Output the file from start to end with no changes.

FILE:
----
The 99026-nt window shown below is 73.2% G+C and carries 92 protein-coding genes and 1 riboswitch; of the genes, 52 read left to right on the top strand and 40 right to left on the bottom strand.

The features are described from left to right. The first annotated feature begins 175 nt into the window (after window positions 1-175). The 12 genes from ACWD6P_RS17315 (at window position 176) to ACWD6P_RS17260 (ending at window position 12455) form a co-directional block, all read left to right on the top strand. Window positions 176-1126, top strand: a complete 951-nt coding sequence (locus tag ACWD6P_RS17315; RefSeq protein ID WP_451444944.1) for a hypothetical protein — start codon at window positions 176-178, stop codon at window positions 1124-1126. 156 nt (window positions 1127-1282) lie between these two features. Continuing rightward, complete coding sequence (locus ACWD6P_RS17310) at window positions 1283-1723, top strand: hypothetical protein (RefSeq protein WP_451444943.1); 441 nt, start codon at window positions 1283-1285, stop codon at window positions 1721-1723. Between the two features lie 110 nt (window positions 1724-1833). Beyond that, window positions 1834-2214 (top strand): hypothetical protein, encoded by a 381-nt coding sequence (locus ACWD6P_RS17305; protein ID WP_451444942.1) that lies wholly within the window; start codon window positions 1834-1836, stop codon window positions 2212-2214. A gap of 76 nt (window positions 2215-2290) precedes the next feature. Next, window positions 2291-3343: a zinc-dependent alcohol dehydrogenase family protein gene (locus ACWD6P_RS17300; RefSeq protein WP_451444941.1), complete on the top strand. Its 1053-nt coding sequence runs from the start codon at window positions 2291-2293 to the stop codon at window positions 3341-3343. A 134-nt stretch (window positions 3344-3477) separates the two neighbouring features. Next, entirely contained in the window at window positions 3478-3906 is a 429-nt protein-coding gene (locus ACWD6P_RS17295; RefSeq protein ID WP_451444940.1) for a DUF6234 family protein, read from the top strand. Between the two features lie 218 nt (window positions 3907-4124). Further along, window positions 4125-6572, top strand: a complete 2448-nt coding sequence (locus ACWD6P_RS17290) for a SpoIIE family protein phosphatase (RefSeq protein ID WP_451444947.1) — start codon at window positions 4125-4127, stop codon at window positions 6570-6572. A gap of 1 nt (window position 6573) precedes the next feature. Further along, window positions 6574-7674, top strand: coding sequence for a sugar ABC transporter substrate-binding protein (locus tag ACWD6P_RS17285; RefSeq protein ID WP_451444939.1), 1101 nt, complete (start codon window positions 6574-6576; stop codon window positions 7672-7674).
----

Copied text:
The 99026-nt window shown below is 73.2% G+C and carries 92 protein-coding genes and 1 riboswitch; of the genes, 52 read left to right on the top strand and 40 right to left on the bottom strand.

The features are described from left to right. The first annotated feature begins 175 nt into the window (after window positions 1-175). The 12 genes from ACWD6P_RS17315 (at window position 176) to ACWD6P_RS17260 (ending at window position 12455) form a co-directional block, all read left to right on the top strand. Window positions 176-1126, top strand: a complete 951-nt coding sequence (locus tag ACWD6P_RS17315; RefSeq protein ID WP_451444944.1) for a hypothetical protein — start codon at window positions 176-178, stop codon at window positions 1124-1126. 156 nt (window positions 1127-1282) lie between these two features. Continuing rightward, complete coding sequence (locus ACWD6P_RS17310) at window positions 1283-1723, top strand: hypothetical protein (RefSeq protein WP_451444943.1); 441 nt, start codon at window positions 1283-1285, stop codon at window positions 1721-1723. Between the two features lie 110 nt (window positions 1724-1833). Beyond that, window positions 1834-2214 (top strand): hypothetical protein, encoded by a 381-nt coding sequence (locus ACWD6P_RS17305; protein ID WP_451444942.1) that lies wholly within the window; start codon window positions 1834-1836, stop codon window positions 2212-2214. A gap of 76 nt (window positions 2215-2290) precedes the next feature. Next, window positions 2291-3343: a zinc-dependent alcohol dehydrogenase family protein gene (locus ACWD6P_RS17300; RefSeq protein WP_451444941.1), complete on the top strand. Its 1053-nt coding sequence runs from the start codon at window positions 2291-2293 to the stop codon at window positions 3341-3343. A 134-nt stretch (window positions 3344-3477) separates the two neighbouring features. Next, entirely contained in the window at window positions 3478-3906 is a 429-nt protein-coding gene (locus ACWD6P_RS17295; RefSeq protein ID WP_451444940.1) for a DUF6234 family protein, read from the top strand. Between the two features lie 218 nt (window positions 3907-4124). Further along, window positions 4125-6572, top strand: a complete 2448-nt coding sequence (locus ACWD6P_RS17290) for a SpoIIE family protein phosphatase (RefSeq protein ID WP_451444947.1) — start codon at window positions 4125-4127, stop codon at window positions 6570-6572. A gap of 1 nt (window position 6573) precedes the next feature. Further along, window positions 6574-7674, top strand: coding sequence for a sugar ABC transporter substrate-binding protein (locus tag ACWD6P_RS17285; RefSeq protein ID WP_451444939.1), 1101 nt, complete (start codon window positions 6574-6576; stop codon window positions 7672-7674).